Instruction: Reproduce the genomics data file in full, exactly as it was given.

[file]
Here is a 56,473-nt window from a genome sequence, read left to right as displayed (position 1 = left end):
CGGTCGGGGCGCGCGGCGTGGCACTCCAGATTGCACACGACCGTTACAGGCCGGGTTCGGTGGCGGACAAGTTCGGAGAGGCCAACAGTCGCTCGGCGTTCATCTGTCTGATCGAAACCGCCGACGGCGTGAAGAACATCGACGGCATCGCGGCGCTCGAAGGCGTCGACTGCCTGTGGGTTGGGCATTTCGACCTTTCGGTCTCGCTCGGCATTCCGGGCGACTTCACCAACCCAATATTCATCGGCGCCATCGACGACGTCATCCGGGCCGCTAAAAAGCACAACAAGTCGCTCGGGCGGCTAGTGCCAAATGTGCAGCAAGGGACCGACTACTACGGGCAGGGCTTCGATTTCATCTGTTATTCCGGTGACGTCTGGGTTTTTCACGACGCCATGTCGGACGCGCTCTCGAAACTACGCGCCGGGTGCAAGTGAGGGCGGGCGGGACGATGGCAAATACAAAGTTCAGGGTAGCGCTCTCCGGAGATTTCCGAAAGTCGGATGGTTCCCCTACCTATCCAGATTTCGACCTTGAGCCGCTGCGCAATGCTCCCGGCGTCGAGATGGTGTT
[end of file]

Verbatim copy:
Here is a 56,473-nt window from a genome sequence, read left to right as displayed (position 1 = left end):
CGGTCGGGGCGCGCGGCGTGGCACTCCAGATTGCACACGACCGTTACAGGCCGGGTTCGGTGGCGGACAAGTTCGGAGAGGCCAACAGTCGCTCGGCGTTCATCTGTCTGATCGAAACCGCCGACGGCGTGAAGAACATCGACGGCATCGCGGCGCTCGAAGGCGTCGACTGCCTGTGGGTTGGGCATTTCGACCTTTCGGTCTCGCTCGGCATTCCGGGCGACTTCACCAACCCAATATTCATCGGCGCCATCGACGACGTCATCCGGGCCGCTAAAAAGCACAACAAGTCGCTCGGGCGGCTAGTGCCAAATGTGCAGCAAGGGACCGACTACTACGGGCAGGGCTTCGATTTCATCTGTTATTCCGGTGACGTCTGGGTTTTTCACGACGCCATGTCGGACGCGCTCTCGAAACTACGCGCCGGGTGCAAGTGAGGGCGGGCGGGACGATGGCAAATACAAAGTTCAGGGTAGCGCTCTCCGGAGATTTCCGAAAGTCGGATGGTTCCCCTACCTATCCAGATTTCGACCTTGAGCCGCTGCGCAATGCTCCCGGCGTCGAGATGGTGTT